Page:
Jackie’s 1950s visits to Ireland recalled in letters to Dublin priest
Jackie Lee Bouvier knew and loved Ireland before she ever met JFK , letters to Fr Leonard reveal
Jacqueline Kennedy with children Caroline and John (holding kittens) visiting the Kennedy homestead in New Ross on their 1967visit to Ireland. Photograph: Irish Photographic Archive/Lensmen
Jackie Lee Bouvier with her friend Fr Joseph Leonard.
Chatting outdoors on the 1967 visit to the Kennedy homestead in New Ross. Photograph: Irish Photographic Archive/Lensmen
Jacqueline Kennedy and children John and Caroline arriving at Shannon Airport on their 1967 visit to Ireland. Photograph: Keystone/Hulton Archive/Getty Images
Jacqueline Lee Bouvier had established a separate – and little-known – relationship with Ireland before she even met the future president Kennedy. Her letters to Fr Joseph Leonard, who she met during a visit to Dublin in 1950, unexpectedly reveal a deep affection for Ireland.
In August 1950, the 21-year-old wealthy American student had just completed her studies at the Sorbonne in Paris and decided to go travelling before sailing home to the US. She arrived in Dublin with her step- brother Hugh “Yusha” Auchincloss and looked up family friend Fr Leonard.
She and Fr Leonard struck up an immediate and unlikely friendship, given the huge age gap. He was over 50 years her senior – aged 73 and living in semi-retirement at the All Hallows seminary in Drumcondra, Dublin. He effectively chaperoned her around the city and she attended the Dublin Horse Show, visited the Abbey Theatre, dined in the famous Jammet’s restaurant and shopped for Waterford glass.
Contacts in the US embassy, apparently, secured a visit to Government Buildings and a meeting with Fine Gael taoiseach John A Costello, who later recalled: “Miss Bouvier who was full of youthful vivacity and charm, delighted with everything she found in Ireland, and expressed the hope of coming frequently again.”
In her first letter to Fr Leonard, sent from Scotland in August 1950 after departing Dublin, she was already “miserable at leaving Ireland” and “homesick for it”. The priest wrote back to her in America – the start of a lifelong correspondence.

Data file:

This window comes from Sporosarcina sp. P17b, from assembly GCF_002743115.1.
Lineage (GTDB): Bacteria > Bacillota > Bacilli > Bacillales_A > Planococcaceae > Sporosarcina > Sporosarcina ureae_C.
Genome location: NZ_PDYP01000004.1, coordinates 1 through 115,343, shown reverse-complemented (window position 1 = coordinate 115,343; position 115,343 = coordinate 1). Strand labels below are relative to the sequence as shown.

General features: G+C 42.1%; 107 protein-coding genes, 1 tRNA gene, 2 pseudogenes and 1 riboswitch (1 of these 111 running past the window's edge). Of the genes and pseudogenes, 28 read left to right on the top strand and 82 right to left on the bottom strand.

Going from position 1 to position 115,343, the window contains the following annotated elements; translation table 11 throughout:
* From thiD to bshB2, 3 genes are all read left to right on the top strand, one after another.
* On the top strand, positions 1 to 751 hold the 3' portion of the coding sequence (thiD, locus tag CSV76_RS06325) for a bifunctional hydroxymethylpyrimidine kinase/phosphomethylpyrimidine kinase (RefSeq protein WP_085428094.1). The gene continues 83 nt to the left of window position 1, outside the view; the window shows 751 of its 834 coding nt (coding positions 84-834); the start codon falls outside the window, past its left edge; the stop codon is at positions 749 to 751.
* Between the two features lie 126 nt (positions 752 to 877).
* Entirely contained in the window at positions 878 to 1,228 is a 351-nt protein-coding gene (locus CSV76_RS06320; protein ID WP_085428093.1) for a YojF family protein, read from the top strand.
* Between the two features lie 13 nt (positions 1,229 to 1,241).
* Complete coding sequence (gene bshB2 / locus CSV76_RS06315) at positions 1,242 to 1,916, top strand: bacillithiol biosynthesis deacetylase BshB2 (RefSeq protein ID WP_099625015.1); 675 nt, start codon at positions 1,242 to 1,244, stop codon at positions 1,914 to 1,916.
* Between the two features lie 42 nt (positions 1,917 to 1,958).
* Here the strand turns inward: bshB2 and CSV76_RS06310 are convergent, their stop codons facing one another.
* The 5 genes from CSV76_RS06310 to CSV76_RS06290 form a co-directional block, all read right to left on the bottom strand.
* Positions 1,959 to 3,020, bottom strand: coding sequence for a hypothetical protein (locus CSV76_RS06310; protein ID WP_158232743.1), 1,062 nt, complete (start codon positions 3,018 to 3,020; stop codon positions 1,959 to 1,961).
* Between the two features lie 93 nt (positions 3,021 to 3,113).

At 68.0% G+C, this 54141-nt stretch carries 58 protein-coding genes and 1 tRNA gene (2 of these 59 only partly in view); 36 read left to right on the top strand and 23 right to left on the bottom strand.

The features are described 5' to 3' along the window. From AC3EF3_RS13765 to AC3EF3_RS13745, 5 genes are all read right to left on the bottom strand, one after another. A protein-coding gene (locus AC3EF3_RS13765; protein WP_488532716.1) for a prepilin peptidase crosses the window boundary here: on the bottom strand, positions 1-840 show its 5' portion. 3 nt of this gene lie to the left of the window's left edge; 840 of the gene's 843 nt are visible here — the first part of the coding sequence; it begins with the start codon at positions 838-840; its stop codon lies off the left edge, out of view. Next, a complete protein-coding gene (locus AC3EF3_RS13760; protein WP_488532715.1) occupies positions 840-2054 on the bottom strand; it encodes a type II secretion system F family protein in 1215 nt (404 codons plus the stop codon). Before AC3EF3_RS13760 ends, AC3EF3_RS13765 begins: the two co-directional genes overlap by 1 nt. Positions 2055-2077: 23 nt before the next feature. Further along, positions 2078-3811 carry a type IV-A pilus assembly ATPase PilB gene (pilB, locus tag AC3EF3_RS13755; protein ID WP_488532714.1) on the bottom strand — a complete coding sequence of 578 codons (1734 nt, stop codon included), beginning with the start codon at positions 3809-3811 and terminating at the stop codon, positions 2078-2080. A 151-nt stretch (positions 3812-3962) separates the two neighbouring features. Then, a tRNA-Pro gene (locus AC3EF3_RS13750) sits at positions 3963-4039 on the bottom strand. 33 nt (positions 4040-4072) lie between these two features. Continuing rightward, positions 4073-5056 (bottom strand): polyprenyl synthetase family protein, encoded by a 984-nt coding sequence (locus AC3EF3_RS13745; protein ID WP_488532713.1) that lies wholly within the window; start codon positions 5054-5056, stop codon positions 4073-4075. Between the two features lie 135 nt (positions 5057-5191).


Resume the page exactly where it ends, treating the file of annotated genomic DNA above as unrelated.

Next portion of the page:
The topic of Jacqueline’s search for a suitable husband was much to the fore and Fr Leonard apparently suggested the taoiseach’s son, 24-year-old Declan Costello, might make a suitable husband. She wrote back to say she thought Declan Costello “sounds like absolute heaven”.
But history intervened: Declan Costello married Joan Fitzsimons, was elected TD for the Dublin North-West Dáil constituency in May 1951, and later became Irish attorney general and president of the High Court.
She returned to Ireland in 1955 as Mrs Kennedy – wife of US senator John F Kennedy, whom she had married in 1953. The couple stayed in “a great suite of luxurious pink rooms” in the Shelbourne Hotel. The taoiseach was abroad but had asked his son and daughter-in-law Declan and Joan Costello to host a dinner for the Kennedy’s at Jackie’s favourite Dublin restaurant, Jammet’s.
She recalled: “That night we dined at Jammet’s and our happy marriage was nearly rent asunder because Jack was enchanted with Joan [Costello] ]and I was enchanted with you – but somehow we patched it all up at the movies.”
They also enjoyed, at the Shelbourne Hotel, “Mr Cosgrave’s lunch. How fascinating to see an Irish politician come in looking just as harried as an American one – with 59 places to go and not enough time to get to them all”. Liam Cosgrave was minister for external affairs, and later taoiseach.
They also went to the races in the Curragh, Co Kildare, “past rolling stud farms, one of which was for sale and Jack had to drive and look at it. It seemed at that moment so perfect, you could only live in Ireland forever”.
Senator and Mrs Kennedy also visited All Hallows – at Fr Leonard’s special request – where JFK gave a speech to the student priests.
In a letter written after the couple returned to America, Jacqueline recalled the Dublin trip of 1955 and told Fr Leonard: “You will never know how much our visit meant to both of us – of all the places we’ve ever been together that was – always will be – the best . And why? All because of one person whom there is no one else like on this earth – you.”
It had been: “A fairytale visit that was too perfect to be real – to walk back across the green [St Stephen’s Green] with you, and throw coins into the fountain so that we would be sure to return to Dublin.” They never did together.